Food and sex, like Emmerdale or the nation of Germany, have a long and complicated history that few of us can claim to truly understand. Whether the two have any place being mixed is a subject which everyone invariably has an opinion on. For every man you'll find who'll think nothing of saucily chomping down on a chocolate-coated strawberry while raising an inviting brow at a prospective sexual partner at a bus stop, you'll find another person who is utterly disgusted at the sight of some man ogling them while drooling chocolate and fruit all over his chin when all you're trying to do is wait for a dang bus!
Yet, for all this, there are a few foods that scientists hesitantly agree have the potential to inspire sexual excitement in people, they call these foods aphrodisiacs. To truly understand the relationship of food and sex, and what on earth constitutes an aphrodisiac, we need to ask ourselves a few questions.
- Can food make you feel sexy? Yes.
- Can food look sexy? Sort of, yes.
- Can you feel sexy after food? Yes - but not if you've eaten too much of it, esp. rich curries and hams.
- Can food make you want to have sex? Yes, some foods can.
- Can you have sex with food? Absolutely not.
It is with the fourth question on this list that we concern ourselves. Foods - like oysters - that allegedly have the capacity to set the blood-racing to all the right places - or, if you have a crippling shellfish allergy, to all the wrong places. Well a recent survey has revealed that Ireland's favourite aphrodisiac lies not in the watery shell of an oceanic beast but is in fact that harbinger of the end of both a night and the vestiges of your self-respect; the kebab.
As nightclubs pull their shutters and ooze their tipsy charge out onto the streets, literally (not literally) thousands of relationships have been forged under the glistening shadow of gracefully twirling pillars of pulped animal. Innumerable couples have first come together under the thrall of those meaty sirens.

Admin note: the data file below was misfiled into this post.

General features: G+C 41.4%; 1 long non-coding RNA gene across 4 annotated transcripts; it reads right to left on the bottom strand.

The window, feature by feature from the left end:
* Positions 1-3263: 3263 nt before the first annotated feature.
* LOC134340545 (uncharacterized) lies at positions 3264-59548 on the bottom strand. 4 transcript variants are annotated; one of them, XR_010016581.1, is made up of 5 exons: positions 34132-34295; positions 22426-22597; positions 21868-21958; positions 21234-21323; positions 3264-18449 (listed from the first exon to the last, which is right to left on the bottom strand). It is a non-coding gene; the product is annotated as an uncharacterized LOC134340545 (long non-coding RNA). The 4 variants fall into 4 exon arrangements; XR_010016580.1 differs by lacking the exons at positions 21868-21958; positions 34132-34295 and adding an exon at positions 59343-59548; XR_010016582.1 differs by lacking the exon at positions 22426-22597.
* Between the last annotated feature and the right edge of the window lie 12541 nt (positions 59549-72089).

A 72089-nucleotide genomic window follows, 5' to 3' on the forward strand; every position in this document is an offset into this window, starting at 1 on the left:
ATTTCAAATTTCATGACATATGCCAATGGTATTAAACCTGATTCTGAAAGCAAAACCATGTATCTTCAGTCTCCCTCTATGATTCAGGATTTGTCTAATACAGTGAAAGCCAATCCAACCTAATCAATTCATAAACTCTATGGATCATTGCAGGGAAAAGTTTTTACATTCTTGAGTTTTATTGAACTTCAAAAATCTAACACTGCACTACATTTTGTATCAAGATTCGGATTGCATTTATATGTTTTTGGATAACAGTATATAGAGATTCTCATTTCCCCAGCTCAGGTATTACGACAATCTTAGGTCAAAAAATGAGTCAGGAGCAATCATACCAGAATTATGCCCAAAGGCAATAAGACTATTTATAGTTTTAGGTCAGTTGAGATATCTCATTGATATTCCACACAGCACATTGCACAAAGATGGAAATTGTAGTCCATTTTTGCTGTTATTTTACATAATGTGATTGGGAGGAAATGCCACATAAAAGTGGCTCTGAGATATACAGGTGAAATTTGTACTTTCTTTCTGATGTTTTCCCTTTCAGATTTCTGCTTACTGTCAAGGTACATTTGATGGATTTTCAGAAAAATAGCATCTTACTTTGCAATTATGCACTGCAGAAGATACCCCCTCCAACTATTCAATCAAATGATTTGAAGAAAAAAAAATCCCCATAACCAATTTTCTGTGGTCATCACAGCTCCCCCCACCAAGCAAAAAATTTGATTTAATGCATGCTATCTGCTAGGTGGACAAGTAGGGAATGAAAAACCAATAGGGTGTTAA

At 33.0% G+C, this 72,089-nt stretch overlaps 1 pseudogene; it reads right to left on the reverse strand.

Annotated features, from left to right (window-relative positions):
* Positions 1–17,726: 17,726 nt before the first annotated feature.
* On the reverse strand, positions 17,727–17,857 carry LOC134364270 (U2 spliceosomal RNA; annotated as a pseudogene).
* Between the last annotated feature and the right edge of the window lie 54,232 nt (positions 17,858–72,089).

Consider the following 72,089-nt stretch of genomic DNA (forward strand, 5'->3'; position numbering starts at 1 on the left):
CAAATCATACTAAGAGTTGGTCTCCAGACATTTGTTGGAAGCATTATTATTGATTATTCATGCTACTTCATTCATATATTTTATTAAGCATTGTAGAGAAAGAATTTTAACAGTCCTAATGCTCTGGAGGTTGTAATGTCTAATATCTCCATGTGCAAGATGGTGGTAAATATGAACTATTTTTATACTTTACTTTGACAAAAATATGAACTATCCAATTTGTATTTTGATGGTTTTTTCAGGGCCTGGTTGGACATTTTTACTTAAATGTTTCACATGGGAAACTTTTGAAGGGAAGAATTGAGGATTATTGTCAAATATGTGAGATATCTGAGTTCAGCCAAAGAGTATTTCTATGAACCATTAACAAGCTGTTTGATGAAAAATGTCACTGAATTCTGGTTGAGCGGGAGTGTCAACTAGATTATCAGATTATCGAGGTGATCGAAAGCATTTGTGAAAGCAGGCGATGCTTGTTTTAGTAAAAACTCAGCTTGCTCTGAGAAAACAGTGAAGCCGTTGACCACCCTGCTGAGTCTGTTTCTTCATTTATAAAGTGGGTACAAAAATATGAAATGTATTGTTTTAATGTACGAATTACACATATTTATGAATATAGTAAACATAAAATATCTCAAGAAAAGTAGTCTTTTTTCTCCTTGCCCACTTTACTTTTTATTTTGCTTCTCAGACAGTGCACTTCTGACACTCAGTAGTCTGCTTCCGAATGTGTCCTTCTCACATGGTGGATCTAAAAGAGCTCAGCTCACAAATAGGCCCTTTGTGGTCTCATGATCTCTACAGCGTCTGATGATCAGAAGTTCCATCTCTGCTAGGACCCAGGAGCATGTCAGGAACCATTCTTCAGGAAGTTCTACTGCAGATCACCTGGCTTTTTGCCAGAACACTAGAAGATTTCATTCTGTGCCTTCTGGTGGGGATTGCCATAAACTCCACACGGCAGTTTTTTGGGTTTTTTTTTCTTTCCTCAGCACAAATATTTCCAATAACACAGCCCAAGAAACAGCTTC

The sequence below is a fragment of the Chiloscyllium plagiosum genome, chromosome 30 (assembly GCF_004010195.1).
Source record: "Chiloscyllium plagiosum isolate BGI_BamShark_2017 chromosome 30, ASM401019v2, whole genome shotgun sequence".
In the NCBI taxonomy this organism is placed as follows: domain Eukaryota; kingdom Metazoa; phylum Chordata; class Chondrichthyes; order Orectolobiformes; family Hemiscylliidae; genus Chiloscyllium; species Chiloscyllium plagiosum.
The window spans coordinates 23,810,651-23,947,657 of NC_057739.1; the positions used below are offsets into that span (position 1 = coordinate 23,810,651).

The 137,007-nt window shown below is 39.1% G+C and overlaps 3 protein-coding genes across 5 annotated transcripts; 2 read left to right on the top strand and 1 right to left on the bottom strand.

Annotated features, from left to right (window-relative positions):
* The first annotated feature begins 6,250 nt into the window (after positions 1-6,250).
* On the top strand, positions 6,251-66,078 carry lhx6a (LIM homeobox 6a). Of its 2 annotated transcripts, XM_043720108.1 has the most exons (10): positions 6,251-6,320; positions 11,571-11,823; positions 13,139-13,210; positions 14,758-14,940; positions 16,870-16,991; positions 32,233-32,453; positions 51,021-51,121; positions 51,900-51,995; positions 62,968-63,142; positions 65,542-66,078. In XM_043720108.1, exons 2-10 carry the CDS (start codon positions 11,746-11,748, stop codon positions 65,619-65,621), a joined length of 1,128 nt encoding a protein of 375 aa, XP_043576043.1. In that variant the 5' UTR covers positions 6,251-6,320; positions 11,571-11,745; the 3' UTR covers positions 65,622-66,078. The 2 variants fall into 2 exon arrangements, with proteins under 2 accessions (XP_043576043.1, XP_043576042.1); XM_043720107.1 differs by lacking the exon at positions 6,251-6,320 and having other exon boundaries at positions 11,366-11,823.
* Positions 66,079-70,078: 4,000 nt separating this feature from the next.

One such person is 26-year old economics graduate and amateur taxidermist, Gwen Burbank. Ms. Burbank described to us exactly why she voted kebabs to be Ireland's greatest aphrodisiac.
Personally, there's something profoundly sensual about seeing a barely conscious man in a damp polo shirt attempt to gum his way through nearly a kilogram of distressingly cheap meats ensconced in bread - like some haggard, toothless bear gnawing on an old leather boot.
When asked what she thinks are the particular qualities about the kebab that make it such a popular aphrodisiac she replied:
I'm not really sure. I've often thought this myself, as to why other bread-meat combos don't really float my, and excuse my crudity, fuck-boat. I think it's the fact that with almost all other sandwiches the majority of their contents don't end up slathered down the chest of the person eating them, or deeply meshed into their facial hair, and for me, that's a great loss.
The election of the the late-night kebab as Ireland's favourite aphrodisiac is surely no surprise to any late-night frequenter of our nation's streets. Many couples can trace their roots to these dusky parcels of meaty midnight shame, though unfortunately, Ms. Burbank is not one of them.
No, no, I'm not in a relationship that began like that unfortunately. I rent my current partner for evenings thrice a week from an online agency I've a standing order to. It's an arrangement that suits us both.